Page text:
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IEEE President’s Note: Investing in IEEE’s Financial Future

The NextGen system will simplify and streamline business processes

3 min read
Photo of Susan K. Land, IEEE president and CEO.
IEEE President’s Note: Personalize Your Membership
Photo: Susan K. Land

My personal mission as an IEEE volunteer has been to work to make the institute the premier organization for technical professionals to engage with. My objectives focus on implementing practical measures to inspire individuals to call IEEE their lifelong professional home. As IEEE president and a longtime volunteer, I am committed to strengthening IEEE through improvements to its business process framework and to continuing my efforts to clarify financial reporting and promote fiscal responsibility.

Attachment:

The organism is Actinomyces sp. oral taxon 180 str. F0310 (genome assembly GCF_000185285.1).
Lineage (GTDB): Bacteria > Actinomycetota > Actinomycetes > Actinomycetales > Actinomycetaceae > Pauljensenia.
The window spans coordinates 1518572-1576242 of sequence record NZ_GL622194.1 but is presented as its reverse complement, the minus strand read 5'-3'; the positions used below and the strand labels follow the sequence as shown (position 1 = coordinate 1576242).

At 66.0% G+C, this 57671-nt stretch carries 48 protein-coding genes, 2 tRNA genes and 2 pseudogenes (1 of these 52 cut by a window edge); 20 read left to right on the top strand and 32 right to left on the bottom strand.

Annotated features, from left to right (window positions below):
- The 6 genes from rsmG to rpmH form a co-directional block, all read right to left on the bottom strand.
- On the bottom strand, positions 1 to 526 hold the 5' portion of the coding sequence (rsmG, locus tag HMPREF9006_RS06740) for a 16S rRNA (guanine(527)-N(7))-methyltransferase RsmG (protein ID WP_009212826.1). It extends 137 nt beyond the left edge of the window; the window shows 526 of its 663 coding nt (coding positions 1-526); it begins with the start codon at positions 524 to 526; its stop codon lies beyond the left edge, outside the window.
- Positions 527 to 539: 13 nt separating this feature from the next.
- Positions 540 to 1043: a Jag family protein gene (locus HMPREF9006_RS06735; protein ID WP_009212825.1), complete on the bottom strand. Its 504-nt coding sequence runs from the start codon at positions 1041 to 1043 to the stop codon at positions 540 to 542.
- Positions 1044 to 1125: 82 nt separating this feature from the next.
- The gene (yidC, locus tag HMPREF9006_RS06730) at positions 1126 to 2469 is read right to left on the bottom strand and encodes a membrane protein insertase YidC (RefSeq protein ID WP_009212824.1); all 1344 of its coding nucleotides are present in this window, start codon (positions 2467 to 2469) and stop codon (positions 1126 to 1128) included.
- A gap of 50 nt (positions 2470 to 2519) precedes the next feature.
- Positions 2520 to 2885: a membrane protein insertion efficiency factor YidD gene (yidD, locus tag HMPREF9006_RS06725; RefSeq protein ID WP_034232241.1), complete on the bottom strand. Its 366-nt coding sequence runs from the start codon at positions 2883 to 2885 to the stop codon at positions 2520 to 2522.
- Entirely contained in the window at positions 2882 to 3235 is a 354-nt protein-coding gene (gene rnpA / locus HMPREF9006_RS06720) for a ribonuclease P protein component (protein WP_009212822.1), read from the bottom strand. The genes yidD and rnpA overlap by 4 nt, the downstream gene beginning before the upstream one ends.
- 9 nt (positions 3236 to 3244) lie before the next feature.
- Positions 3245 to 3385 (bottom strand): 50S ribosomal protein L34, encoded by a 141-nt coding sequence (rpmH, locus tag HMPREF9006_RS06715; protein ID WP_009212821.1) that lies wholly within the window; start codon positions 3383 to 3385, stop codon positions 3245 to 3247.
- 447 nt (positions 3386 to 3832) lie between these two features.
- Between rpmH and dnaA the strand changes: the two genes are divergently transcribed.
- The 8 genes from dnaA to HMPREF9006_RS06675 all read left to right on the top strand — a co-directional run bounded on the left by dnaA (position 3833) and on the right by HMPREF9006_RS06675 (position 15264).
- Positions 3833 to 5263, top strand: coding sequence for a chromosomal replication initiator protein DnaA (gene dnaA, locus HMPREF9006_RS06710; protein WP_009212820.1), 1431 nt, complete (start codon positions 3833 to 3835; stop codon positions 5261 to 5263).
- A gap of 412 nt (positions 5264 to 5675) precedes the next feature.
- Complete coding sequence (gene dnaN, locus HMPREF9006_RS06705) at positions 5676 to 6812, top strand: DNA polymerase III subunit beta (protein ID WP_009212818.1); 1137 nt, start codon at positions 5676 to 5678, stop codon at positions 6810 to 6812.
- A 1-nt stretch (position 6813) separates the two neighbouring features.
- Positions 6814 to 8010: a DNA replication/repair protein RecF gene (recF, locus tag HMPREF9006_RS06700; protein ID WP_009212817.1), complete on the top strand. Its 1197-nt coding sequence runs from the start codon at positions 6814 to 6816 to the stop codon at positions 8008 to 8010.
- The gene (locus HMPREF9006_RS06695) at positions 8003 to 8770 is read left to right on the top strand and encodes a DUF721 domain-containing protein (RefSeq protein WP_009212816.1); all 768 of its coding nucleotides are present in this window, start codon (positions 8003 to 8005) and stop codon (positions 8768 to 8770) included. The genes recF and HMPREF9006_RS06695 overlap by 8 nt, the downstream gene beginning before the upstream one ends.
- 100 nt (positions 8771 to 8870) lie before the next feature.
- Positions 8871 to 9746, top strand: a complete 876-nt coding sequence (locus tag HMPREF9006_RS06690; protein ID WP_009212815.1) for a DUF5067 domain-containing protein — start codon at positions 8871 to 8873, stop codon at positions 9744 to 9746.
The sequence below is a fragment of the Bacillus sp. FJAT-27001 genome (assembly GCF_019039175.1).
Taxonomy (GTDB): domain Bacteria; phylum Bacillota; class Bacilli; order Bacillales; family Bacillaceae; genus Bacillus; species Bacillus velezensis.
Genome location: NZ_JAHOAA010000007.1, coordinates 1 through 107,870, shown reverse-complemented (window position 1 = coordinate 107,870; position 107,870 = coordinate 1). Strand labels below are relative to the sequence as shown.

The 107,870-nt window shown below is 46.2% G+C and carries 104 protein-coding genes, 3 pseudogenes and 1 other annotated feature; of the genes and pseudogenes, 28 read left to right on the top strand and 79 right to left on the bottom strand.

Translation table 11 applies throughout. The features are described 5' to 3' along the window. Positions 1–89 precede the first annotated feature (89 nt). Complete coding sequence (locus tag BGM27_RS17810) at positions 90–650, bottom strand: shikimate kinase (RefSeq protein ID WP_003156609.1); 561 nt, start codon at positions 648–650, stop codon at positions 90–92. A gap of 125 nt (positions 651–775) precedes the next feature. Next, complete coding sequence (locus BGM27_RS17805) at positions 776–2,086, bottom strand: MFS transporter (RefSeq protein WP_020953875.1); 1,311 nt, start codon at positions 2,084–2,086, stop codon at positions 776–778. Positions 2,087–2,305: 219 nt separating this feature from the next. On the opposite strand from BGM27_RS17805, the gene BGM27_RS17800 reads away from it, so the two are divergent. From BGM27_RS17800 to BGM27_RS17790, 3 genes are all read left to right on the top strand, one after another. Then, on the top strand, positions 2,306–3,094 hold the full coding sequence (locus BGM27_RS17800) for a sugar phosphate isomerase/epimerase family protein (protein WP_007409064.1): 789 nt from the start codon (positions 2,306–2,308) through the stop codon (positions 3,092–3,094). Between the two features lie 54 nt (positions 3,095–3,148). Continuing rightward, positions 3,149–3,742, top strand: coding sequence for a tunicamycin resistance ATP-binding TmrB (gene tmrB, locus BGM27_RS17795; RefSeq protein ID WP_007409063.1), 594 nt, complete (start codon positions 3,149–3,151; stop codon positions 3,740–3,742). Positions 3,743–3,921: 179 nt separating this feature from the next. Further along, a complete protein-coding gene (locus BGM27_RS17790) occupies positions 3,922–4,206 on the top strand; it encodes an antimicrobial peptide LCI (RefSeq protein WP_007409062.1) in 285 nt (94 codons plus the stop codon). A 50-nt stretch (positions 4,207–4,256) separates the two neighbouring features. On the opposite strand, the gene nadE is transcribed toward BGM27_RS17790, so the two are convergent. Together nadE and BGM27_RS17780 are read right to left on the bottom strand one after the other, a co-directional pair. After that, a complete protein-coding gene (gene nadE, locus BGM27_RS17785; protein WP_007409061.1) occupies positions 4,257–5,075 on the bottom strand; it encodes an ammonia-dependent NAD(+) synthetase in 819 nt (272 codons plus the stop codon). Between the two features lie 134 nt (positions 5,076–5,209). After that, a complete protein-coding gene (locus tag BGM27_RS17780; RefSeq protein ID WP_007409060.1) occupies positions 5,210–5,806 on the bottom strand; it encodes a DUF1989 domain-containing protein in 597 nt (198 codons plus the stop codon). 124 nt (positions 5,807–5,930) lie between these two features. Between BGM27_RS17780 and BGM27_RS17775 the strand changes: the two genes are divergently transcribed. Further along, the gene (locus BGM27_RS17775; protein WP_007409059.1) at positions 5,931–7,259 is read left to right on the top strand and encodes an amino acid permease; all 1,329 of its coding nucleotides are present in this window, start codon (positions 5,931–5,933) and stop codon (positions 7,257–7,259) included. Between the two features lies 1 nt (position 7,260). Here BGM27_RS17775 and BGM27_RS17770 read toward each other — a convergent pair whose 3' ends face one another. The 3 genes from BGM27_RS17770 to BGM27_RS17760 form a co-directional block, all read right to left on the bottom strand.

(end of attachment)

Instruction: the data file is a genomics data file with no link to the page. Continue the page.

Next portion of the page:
We, the IEEE Board of Directors, are the fiduciaries responsible for steering the organization toward a sustainable future by adopting sound, ethical, and legal governance and financial management policies, as well as ensuring IEEE has adequate resources to advance its mission and vision.

As a strong believer in and a steward of this mission and vision, it is both my great honor and great duty to help guide the organization, supporting the work of IEEE around the world, and directing our policies, strategies, and governance to advance IEEE's mission and impact.

To that end, IEEE acted on the request from our volunteers for an improved financial and contract system to simplify, streamline, and save time that also allows for improved business insights, workflow, and decision-making. In collaboration with our volunteer leaders and professional staff, IEEE invested in the tools and processes to create a better volunteer experience. This effort is the NextGen Financial System.